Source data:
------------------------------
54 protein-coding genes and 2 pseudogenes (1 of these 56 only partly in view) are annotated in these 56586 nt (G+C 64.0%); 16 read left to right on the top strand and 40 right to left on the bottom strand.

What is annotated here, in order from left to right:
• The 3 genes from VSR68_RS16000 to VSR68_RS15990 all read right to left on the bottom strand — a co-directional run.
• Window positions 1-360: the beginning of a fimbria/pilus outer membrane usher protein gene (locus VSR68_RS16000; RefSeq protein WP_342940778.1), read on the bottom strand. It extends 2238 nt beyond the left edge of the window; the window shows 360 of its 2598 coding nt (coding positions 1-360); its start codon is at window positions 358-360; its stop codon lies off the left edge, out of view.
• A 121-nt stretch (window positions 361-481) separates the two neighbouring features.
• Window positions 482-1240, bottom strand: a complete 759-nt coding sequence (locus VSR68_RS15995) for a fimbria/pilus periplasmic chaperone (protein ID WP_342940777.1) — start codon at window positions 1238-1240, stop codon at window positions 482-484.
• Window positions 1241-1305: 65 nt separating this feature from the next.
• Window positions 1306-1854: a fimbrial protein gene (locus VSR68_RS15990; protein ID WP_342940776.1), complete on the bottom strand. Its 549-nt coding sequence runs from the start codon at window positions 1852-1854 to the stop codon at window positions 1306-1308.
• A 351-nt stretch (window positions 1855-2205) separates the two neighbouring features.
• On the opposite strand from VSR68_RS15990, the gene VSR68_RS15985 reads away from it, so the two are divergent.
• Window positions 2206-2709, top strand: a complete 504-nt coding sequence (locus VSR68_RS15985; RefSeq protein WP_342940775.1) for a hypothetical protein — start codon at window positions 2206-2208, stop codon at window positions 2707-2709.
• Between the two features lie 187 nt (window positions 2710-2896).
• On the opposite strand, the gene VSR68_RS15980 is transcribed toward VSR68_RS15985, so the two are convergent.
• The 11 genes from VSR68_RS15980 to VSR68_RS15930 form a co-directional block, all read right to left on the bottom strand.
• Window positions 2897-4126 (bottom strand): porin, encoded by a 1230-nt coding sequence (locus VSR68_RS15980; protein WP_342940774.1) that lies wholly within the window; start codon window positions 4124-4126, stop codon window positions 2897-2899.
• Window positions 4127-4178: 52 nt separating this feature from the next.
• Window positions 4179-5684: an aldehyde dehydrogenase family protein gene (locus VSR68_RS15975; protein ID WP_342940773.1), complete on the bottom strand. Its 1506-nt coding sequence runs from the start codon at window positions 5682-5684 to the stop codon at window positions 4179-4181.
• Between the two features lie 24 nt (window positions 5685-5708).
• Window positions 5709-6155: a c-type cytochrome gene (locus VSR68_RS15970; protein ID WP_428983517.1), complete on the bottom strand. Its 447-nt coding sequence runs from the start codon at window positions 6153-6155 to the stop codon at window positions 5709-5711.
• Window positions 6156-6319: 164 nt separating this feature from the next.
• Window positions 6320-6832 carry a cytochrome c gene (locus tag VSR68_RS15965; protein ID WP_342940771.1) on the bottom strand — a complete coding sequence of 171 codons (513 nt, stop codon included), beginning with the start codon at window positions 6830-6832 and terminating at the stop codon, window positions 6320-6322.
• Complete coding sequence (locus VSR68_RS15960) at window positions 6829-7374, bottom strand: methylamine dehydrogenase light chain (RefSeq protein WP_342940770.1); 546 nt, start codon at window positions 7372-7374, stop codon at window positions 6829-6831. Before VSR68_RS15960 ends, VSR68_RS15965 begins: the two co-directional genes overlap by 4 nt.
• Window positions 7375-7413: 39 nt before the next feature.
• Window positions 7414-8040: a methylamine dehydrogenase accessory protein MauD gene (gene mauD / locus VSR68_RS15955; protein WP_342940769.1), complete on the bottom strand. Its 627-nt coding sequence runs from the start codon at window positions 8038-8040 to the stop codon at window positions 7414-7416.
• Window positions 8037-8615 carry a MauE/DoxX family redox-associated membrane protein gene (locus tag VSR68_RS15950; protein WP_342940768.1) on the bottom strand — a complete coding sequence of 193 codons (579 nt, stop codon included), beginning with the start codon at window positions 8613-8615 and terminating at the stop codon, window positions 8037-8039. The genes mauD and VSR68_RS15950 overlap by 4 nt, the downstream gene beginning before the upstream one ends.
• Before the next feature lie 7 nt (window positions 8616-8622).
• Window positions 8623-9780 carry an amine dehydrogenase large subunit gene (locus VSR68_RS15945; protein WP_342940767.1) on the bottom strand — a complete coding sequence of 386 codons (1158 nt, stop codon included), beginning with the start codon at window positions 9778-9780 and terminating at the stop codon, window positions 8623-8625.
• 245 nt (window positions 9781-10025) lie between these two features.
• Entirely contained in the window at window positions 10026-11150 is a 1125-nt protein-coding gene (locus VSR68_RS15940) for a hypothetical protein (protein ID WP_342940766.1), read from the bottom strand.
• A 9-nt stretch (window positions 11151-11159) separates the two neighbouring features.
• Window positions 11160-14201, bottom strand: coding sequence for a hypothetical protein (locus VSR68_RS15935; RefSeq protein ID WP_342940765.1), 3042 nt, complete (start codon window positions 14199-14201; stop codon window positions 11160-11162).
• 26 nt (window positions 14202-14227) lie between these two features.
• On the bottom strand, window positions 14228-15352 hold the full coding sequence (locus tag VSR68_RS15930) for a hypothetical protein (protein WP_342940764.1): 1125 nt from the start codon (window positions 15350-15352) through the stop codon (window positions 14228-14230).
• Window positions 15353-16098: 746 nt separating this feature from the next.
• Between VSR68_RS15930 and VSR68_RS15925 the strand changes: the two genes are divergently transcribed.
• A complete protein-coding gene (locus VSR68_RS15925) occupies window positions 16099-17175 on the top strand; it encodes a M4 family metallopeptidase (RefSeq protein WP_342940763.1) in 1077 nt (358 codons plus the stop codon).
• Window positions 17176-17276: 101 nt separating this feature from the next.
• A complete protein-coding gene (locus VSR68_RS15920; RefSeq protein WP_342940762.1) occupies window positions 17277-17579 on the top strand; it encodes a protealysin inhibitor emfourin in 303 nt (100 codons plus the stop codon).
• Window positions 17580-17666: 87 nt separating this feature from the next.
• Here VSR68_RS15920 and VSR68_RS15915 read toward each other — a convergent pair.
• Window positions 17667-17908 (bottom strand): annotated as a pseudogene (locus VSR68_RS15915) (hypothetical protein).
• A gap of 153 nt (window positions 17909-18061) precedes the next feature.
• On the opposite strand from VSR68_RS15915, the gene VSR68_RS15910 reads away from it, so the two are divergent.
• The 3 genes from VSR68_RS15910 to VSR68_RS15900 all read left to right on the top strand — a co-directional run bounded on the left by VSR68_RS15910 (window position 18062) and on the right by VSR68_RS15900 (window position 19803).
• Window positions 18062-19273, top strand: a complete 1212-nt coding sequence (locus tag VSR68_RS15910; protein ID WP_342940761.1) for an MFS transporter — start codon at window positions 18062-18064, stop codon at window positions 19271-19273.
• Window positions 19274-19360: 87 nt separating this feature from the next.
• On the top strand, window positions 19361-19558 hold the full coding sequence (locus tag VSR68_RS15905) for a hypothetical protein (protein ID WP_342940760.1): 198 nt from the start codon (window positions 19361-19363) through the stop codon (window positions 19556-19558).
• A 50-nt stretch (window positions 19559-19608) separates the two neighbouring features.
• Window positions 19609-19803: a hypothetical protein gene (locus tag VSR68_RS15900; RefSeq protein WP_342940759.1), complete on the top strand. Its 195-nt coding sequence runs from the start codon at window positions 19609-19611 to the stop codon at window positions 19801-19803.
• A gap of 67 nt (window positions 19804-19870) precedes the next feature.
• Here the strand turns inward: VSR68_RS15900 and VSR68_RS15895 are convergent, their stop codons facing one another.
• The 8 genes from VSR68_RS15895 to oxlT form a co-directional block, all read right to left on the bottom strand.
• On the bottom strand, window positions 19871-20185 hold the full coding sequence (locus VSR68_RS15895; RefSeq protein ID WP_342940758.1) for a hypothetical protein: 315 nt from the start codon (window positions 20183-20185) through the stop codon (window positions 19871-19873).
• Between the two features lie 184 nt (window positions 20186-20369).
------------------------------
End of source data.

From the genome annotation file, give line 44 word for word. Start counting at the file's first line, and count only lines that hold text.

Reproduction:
• The 3 genes from VSR68_RS15910 to VSR68_RS15900 all read left to right on the top strand — a co-directional run bounded on the left by VSR68_RS15910 (window position 18062) and on the right by VSR68_RS15900 (window position 19803).